Jazz for all
Stellar lineup has something for everyone
How star-studded is the lineup at this year’s TD-Canada Trust Ottawa International Jazz Festival? So strong that web ads for the June 20-July 1 event leave out pianist Brad Mehldau — widely regarded as a leading jazz light of the thirtysomething generation.
The ad gives top billing to Herbie Hancock — unsurprisingly so, given that the 68-yearold pianist this year took home the Best Album Grammy for River, his tribute to Joni Mitchell. What’s more, Hancock’s June 22 show is his only Canadian festival performance this summer.
Hancock shares the top of the ad marquee with Gladys Knight and Madeleine Peyroux, two female singers who appeal mightily outside the jazz hardcore as well as within.
Then there’s mention of the rebanded 1970s jazz-fusion supergroup Return to Forever. Festival executive producer Catherine O’Grady says RTF has sold faster than any headliner in festival history. Finally, the ads mention Wynton Marsalis and Charlie Haden — jazz A-listers to be sure.
And none of this is to mention the shows of Afro-pop superstar Salif Keita, pianist Oliver Jones or clarinetist Buddy De Franco.
The festival has depth beyond its biggest attractions, with numerous indoor shows.
Avant-gardists are in for treats from the bands of guitarist Dom Minasi, bassist Carlos Bica, pianist-harpist Iro Haarla and the reeds trio of Tim Berne, Chris Speed and Lotte Anker. World-music buffs will want to take in the Israeli group Common Bond, Amir Amiri, master of the Iranian hammered dulcimer, and Toronto guitarist Michael Occhipinti’s Sicilian Jazz Project.
Those with a historic bent won’t want to miss the first Ottawa performance by saxophonist Lee Konitz, a hip jazz force since he played with Miles Davis in 1949. The lineup of contemporary Canadian jazz is not as strong as it could be, but the shortcomings are made up by Nordic Connect, a dazzling quintet featuring trumpeter Ingrid Jensen and her saxophonist sister, Christine, and by saxman Joel Miller’s band Mandala.
Here are our recommendations, plus those of critic Alex Hutchinson. Herbie Hancock Sunday, June 22, 8:30 p.m. Confederation Park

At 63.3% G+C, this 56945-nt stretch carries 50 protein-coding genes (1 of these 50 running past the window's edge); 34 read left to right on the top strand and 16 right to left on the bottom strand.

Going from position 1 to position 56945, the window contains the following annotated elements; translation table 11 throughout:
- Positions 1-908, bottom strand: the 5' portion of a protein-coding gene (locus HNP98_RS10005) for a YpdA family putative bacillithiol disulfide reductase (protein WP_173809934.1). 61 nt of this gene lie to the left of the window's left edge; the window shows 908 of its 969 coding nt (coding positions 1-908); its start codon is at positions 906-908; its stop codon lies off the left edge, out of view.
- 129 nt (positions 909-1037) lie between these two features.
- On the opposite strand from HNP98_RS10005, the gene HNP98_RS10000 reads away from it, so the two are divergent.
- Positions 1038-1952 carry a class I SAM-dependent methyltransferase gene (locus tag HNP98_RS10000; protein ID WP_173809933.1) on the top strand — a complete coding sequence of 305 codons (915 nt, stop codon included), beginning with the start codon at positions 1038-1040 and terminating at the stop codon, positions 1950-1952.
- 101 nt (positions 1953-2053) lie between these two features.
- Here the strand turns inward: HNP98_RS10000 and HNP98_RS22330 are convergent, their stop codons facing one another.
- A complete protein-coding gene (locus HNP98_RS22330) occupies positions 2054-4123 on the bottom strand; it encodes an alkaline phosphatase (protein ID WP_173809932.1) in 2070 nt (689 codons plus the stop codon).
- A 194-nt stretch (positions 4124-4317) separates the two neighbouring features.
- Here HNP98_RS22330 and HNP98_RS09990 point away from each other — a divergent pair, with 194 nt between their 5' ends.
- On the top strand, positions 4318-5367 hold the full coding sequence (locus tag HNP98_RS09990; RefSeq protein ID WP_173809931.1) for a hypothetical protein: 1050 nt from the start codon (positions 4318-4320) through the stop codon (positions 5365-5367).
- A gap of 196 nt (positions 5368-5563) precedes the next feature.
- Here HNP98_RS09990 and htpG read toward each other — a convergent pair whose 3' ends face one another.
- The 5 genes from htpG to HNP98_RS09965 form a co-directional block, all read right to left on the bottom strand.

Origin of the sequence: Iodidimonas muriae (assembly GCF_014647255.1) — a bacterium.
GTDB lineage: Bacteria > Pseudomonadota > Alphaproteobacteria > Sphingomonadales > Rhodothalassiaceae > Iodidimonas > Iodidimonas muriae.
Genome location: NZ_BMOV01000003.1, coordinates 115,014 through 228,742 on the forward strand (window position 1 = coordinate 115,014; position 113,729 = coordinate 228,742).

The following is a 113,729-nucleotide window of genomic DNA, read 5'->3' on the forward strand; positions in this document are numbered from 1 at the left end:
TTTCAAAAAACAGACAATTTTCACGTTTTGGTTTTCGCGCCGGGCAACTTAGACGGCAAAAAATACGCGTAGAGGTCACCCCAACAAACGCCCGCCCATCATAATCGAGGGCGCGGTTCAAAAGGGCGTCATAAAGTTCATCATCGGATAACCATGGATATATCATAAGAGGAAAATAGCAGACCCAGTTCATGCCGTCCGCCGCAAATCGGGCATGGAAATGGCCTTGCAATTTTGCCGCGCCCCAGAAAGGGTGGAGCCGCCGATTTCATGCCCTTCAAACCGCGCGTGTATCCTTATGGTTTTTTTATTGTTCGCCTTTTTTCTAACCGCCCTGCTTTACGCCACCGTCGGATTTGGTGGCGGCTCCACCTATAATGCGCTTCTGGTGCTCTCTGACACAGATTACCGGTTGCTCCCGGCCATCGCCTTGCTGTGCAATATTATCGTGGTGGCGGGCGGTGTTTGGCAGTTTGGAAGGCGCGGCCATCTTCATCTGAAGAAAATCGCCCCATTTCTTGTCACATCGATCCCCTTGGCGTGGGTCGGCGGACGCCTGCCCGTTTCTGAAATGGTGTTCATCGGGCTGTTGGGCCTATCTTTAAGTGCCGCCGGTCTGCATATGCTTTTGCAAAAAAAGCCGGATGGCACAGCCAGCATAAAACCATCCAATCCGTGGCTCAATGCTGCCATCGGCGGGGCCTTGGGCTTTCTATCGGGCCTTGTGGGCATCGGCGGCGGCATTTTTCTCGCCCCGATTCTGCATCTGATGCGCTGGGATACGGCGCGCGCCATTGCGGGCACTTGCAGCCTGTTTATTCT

Hancock — Grammy winner, and named to Time’s list of most influential people — is jazz’s man of the hour. After 45 years he’s still making vital, in-the-moment music. While River was a relatively mellow tribute to Joni Mitchell, Hancock usually lives dangerously on stage, challenging himself and his bandmates to improvise out of their comfort zones. Two young female singers, Sonya Kitchell and Amy West, will join his powerhouse band, which includes saxophonist Chris Potter and bassist Dave Holland. Renaud Garcia-Fons Trio Monday, June 23, 4:30 p.m. Library & Archives Canada
Born in France but of Catalonian roots, Garcia-Fons comes naturally upon his love of flamenco, Mediterranean and Oriental music. Blessed with astounding technique, he makes his five-string acoustic bass sing like no other, manipulating it like a viola, guitar and hand drum. Of all the shows at Library & Archives, I pick this one to dazzle. Joel Miller Mandala Saturday, June 28, 6:30 p.m. Confederation Park
Montreal saxophonist Joel Miller has been pegged for years as a composer worth hearing, and he just keeps broadening his art. These days, Miller’s group, Mandala, makes multi-hued jazz of a different kind, with finely crafted writing for three horns, wordless vocals, strains of roots music and acoustic guitar, and burbles of electronica. Few Canadian composers embrace this jazz-without-limits sensibility so thoroughly and personally. Brad Mehldau Trio Sunday, June 29, 8:30 p.m. Confederation Park
In 2002, I had doubts that Mehldau’s highly nuanced music would work in the expanse of Confederation Park.